Central to his publicity work was his creation of news for magazines and newspapers, as well as debates with opponents such as John Muir. Pinchot issued massive amounts of information and news to the press and public. His effectiveness in manipulating information hostile to his boss President Taft led to his firing in January 1910. But his successes became a model for other bureaucrats in how to influence public opinion. [3] John Muir appears on the California quarter John Muir (April 21, 1838 – December 24, 1914) was one of the first modern preservationists. ...


Pinchot’s policies encountered some opposition. Preservationists opposed commercialization of the land; Congress was increasingly hostile to conservation of the forests, owing to local commercial pressures for quicker exploitation. In 1907, Congress forbade the creation of more forest reserves in the Western states. Roosevelt designated 16 million acres (65,000 km²) of new National Forests just minutes before his power to do so was stripped by a congressionally mandated amendment to the Agriculture Bill. These were called the Midnight Forests.


Ballinger-Pinchot controversy

Pinchot’s authority was substantially undermined by the election of President William Howard Taft in 1908. Taft later fired Pinchot for speaking out against his policies and those of Richard Ballinger, Secretary of the Interior. Pinchot launched a series of public attacks to discredit Ballinger and force him from office which became known as the Pinchot-Ballinger Controversy. That episode hastened the split in the Republican Party that led to the formation of the Progressive Party, of which Pinchot and his brother were top leaders. William Howard Taft (September 15, 1857 – March 8, 1930) was an American politician, the 27th President of the United States, the 10th Chief Justice of the United States, a leader of the progressive conservative wing of the Republican Party in the early 20th century, a pioneer in international arbitration and... Presidential electoral votes by state. ... This article needs to be wikified. ... The Pinchot-Ballinger Controversy was a dispute between Richard A. Ballinger and Gifford Pinchot that helped lead to the split of the Republican Party. ... The United States Progressive Party of 1912 was a political party created by a split in the Republican Party in the presidential election 1912. ...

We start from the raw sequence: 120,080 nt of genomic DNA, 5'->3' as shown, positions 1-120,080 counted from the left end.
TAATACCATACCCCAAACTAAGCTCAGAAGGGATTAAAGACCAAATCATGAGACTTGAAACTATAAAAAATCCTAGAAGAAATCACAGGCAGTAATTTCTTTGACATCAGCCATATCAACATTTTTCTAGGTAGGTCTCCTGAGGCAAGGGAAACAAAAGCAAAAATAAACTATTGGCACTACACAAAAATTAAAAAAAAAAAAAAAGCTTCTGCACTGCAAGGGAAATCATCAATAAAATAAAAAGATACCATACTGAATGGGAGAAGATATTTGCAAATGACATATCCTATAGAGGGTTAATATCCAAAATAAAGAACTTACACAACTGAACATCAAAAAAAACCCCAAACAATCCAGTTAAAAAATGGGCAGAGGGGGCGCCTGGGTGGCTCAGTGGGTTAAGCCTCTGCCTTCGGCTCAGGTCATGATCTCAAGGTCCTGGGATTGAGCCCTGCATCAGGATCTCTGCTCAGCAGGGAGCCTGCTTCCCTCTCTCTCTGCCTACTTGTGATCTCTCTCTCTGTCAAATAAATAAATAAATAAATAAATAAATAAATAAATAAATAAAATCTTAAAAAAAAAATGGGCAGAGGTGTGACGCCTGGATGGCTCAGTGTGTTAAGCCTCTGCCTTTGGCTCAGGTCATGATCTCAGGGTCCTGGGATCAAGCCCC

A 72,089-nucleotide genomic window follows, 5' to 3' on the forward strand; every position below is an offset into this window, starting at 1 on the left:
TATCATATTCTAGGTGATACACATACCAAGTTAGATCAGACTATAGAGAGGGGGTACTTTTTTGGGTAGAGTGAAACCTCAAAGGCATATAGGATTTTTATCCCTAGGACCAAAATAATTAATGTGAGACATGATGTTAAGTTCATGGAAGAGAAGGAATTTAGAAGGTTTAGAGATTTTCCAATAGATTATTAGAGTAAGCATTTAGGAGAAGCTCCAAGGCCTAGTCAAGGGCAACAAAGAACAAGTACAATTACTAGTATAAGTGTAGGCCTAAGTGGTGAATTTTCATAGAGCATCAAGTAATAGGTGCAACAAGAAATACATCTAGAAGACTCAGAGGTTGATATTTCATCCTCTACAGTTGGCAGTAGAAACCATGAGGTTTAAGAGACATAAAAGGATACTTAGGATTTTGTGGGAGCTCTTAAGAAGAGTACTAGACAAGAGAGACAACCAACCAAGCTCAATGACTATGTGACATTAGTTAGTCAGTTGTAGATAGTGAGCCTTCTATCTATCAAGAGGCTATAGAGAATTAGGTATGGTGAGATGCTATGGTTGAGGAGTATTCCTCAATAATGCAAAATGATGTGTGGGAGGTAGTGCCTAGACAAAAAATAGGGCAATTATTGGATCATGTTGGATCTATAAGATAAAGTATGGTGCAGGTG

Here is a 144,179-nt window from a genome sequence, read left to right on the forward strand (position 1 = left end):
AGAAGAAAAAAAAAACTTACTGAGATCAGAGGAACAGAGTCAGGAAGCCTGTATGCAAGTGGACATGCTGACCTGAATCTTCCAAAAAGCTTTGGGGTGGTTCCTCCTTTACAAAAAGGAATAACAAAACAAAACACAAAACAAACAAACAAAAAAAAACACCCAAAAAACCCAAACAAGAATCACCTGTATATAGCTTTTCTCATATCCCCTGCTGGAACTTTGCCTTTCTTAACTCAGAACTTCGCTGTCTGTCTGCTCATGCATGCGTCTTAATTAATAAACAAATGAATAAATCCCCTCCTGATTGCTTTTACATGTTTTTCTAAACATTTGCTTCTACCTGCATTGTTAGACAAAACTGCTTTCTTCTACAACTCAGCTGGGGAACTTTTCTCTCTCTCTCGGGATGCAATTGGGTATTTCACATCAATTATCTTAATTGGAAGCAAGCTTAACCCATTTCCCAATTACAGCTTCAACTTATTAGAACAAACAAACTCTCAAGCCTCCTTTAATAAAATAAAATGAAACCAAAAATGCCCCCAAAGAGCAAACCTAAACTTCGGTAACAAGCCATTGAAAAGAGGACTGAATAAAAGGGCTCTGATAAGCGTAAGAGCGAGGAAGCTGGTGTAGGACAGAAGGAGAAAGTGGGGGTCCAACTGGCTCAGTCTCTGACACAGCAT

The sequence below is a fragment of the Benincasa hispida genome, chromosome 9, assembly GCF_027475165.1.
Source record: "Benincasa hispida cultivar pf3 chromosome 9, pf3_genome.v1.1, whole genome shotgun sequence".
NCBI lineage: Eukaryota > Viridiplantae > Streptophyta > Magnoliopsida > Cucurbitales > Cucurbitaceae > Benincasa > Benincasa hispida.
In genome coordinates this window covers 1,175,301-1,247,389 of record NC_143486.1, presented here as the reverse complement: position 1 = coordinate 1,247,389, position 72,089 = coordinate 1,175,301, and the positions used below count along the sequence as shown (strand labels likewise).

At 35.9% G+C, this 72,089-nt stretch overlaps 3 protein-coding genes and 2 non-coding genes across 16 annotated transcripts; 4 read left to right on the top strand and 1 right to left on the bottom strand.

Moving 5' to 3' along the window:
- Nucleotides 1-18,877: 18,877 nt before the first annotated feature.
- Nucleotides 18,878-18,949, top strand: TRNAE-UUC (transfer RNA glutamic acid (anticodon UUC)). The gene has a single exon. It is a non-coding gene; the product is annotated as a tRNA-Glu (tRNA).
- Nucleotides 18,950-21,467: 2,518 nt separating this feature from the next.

Pinchot ran for Senate in 1914 on the Progressive Party ticket and expressed interest in the Presidency. After his campaign, Pinchot promoted American involvement in World War I, opposing President Woodrow Wilson's neutrality. The Progressives returned to their old parties and Pinchot rejoined the Republicans. With the passage of the 17th Amendment in 1913, the U.S. Senate election of 1914 was the first time that all senators were popularly elected instead of chosen by their state legislatures. ... “The Great War ” redirects here. ... Thomas Woodrow Wilson (December 28, 1856 – February 3, 1924), was the 28th President of the United States. ...


Pinchot founded the National Conservation Association, of which he was president from 1910 to 1925.


Governor of Pennsylvania